I think the key here is to start small. If you’re having trouble advocating for yourself outside with other people start by just advocating yourself to your boss or a mentor or a parent or somebody who you are already close with. These are the types of people who want to hear about your successes. Your parents, because they’d be proud of you, your boss because they’re advocating. The more they hear about what you do well the more likely it is they’ll give you a promotion. They want to hear that stuff, so you want to talk to them and then once you get comfortable speaking to people close to you then you can start to maybe throw some things out.

    Go to networking events, or conferences and things where you are kind of expected to talk about your work and the cool stuff you do. Then you can kind of work out from there.

  2. Why do you think it is important for more women to join the tech industry, especially as leaders?
    I think the first aspect is that diversity in perspective can lead to all kinds of new innovative solutions. Just a different perspective and different backgrounds. Another one is to inspire others. because you never know who’s going to come up with the next big idea. It could be a man. It could be a woman. It could be anyone from anywhere doing anything. So why not keep that applicant pool large by inspiring others no matter the background to move into tech and take these awesome jobs in tech and move us forward as a society do you?

  1. Do you, and how do you speak with your female colleagues and male colleagues about diversity quality and inclusion challenges, especially salary gaps?
    I do some mentorship discussions from time to time. Again, I always encourage people to negotiate especially women, because I know I myself have trouble negotiating salary. A whole self-advocacy thing is really enough. Should I be pushing? Am I going to screw this up? All this doubt comes in through negotiation. I always encourage people to just push past it, especially as you get more senior in your career. You have more experience, you have more clout, and you have more achievements. You can push more. You have reasons why you should be getting what you’re getting, and you can put those forward those are facts, and you can share those.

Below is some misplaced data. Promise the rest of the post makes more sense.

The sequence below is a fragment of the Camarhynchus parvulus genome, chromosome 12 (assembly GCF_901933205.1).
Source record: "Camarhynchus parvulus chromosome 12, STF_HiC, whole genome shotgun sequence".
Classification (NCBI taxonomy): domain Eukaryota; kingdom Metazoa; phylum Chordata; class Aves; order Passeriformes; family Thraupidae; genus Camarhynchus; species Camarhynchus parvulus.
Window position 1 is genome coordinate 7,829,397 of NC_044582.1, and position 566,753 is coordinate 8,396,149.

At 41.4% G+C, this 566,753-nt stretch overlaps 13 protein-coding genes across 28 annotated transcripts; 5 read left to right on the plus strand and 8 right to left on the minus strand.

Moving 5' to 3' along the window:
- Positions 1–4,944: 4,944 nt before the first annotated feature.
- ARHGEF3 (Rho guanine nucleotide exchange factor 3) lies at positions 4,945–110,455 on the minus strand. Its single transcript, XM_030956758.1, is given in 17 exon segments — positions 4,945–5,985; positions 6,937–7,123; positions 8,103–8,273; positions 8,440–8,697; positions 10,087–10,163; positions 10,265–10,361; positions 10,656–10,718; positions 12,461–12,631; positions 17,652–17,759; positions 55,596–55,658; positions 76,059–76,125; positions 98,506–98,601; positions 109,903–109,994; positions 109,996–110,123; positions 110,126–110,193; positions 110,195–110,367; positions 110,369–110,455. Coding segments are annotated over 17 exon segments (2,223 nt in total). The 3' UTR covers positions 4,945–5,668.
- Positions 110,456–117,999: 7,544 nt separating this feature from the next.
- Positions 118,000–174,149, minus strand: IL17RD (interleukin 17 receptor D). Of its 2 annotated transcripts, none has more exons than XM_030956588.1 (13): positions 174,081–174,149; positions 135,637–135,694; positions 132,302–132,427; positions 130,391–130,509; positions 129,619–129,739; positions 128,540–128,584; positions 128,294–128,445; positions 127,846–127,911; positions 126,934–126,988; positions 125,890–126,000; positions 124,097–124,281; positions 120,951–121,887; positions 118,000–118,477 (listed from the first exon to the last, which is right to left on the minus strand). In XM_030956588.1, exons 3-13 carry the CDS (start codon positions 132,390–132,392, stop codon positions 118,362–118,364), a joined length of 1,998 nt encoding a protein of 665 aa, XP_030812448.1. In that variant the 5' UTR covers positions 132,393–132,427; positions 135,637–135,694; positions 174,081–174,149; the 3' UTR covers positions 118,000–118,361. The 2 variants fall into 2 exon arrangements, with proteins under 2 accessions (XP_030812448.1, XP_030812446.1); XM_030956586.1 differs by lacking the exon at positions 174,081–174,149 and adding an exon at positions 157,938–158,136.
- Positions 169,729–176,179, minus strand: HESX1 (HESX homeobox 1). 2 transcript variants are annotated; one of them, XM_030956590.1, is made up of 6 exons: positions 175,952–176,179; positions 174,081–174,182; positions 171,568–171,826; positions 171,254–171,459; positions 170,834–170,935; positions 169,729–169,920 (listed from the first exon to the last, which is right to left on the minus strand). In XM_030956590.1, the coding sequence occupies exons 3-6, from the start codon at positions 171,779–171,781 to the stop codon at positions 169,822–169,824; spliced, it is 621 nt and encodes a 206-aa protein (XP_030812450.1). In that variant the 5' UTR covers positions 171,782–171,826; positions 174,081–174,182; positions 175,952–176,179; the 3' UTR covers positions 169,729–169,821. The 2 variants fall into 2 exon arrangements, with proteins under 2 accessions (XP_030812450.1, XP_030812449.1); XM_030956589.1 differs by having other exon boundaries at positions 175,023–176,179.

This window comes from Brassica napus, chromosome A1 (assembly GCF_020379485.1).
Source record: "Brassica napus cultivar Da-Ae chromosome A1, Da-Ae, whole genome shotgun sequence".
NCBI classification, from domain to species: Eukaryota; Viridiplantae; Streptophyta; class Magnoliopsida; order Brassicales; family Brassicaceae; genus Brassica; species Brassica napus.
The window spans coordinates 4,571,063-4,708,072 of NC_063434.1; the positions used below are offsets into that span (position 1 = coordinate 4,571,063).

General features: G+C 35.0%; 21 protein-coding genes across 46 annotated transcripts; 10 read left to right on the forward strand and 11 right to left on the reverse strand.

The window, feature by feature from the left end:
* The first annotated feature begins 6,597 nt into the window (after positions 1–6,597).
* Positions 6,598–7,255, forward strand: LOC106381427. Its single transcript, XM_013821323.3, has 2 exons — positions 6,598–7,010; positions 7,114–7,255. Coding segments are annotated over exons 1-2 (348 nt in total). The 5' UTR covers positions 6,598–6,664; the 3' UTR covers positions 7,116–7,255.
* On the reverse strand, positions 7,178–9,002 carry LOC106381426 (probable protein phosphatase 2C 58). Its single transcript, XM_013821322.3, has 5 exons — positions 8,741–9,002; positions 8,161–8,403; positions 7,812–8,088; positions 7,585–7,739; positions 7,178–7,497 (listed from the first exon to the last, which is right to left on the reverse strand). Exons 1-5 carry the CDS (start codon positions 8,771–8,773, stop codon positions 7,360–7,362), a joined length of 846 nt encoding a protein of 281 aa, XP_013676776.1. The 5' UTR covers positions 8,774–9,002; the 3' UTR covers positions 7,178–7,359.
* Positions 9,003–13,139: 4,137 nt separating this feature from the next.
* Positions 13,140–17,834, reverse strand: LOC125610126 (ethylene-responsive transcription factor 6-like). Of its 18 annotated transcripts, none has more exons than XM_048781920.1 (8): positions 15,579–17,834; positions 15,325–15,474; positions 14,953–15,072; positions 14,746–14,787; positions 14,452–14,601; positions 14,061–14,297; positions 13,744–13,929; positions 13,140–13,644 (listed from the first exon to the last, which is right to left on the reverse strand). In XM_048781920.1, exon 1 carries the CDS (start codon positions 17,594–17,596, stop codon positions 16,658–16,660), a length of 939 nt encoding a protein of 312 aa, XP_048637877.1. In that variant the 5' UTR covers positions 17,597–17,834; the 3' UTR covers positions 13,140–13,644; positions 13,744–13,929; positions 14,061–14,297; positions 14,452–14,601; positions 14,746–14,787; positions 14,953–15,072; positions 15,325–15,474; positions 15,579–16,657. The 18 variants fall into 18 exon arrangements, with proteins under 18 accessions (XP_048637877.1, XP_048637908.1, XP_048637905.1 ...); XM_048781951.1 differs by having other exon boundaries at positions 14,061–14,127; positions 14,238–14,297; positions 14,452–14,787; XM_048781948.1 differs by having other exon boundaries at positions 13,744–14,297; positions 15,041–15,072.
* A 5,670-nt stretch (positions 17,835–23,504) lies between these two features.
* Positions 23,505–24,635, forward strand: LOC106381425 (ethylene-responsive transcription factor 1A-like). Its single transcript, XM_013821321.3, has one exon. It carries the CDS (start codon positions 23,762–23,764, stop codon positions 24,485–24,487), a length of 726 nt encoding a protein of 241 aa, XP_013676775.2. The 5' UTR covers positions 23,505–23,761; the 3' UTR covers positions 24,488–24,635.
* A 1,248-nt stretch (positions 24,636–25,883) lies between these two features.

2. There are many public and internal discussions about the barriers women face from reaching higher positions in the tech industry. How do you feel it has affected and is affecting you, and what is your advice on how to best unlock these roadblocks?
    So it hasn’t affected me personally, but I think the way to try to overcome this is to be a strong self-advocate. As I mentioned, start with your boss and then move out from there.

    If you complete a project and someone’s like, “oh hey yeah we as a group totally did this, and you’re like yeah as I came up with that piece of it”. Make sure that people know that you were involved in these projects and that you were working on them. Try to be in the meetings where people discuss these projects that you worked on to make sure that it’s clear that you were a part of the project. You don’t have to be super pushy about it, or like you don’t like just randomly bringing it up when it’s not the topic of conversation, but you want to make sure that whenever there is an opportunity you get the credit for it.

    If the culture is so bad that even that means that you’re still getting ignored, don’t be afraid to leave. You’ve got so much experience. If you’ve been doing all this great advanced stuff, and you’re still not getting promoted, you still have the experience, and you can go elsewhere somewhere where they will appreciate you. You’ve tried to promote yourself, and they’re not listening. A lot of times some of that culture is so ingrained it really needs to be starting from the top and the bottom. If you’re not getting that support, as an individual can be really hard to make that change.

  1. As the tech industry finds it hard to attract and retain women what is your best advice on strategies for how companies can work to build a stronger corporate culture that engages gender diversity?
    I’d say promote and hire women into leadership roles to show that there is an opportunity for that, especially the promotion part. People might feel if they see a woman getting promoted that “oh there’s an opportunity there. I might get to do that too.” That’s not to say hire them just because they’re women, but at least kind of think about it, or once a woman does get hired maybe promote that out to the company that “hey, this woman got this really cool promotion.”

    Another thing is to have female employees at external talks and recruitment events so that when you’ve got people who are coming into your company, they feel like “oh this is a woman-friendly company, she talked about this company, she seems to really like this company. I’m looking forward to working here.” Then as you get more women who are interested in applying and more get hired, now you start to build out that female employee pool.